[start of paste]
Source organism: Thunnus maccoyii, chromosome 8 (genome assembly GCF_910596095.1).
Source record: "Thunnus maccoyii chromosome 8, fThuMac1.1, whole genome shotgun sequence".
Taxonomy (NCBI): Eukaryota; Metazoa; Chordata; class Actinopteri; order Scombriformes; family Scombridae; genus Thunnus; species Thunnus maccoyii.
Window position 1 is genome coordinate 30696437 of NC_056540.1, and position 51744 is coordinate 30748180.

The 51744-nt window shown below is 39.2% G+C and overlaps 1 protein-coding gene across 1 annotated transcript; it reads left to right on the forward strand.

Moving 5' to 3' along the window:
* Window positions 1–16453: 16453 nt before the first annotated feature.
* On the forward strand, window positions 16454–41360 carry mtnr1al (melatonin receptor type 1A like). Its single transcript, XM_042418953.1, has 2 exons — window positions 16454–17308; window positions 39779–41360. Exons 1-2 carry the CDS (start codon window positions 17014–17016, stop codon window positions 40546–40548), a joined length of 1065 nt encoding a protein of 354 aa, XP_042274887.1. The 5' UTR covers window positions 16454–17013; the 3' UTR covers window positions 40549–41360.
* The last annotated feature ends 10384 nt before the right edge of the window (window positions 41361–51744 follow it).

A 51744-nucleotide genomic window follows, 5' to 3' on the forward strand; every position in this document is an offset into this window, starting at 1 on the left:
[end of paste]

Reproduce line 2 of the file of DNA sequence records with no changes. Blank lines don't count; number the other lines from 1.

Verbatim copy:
Source record: "Thunnus maccoyii chromosome 8, fThuMac1.1, whole genome shotgun sequence".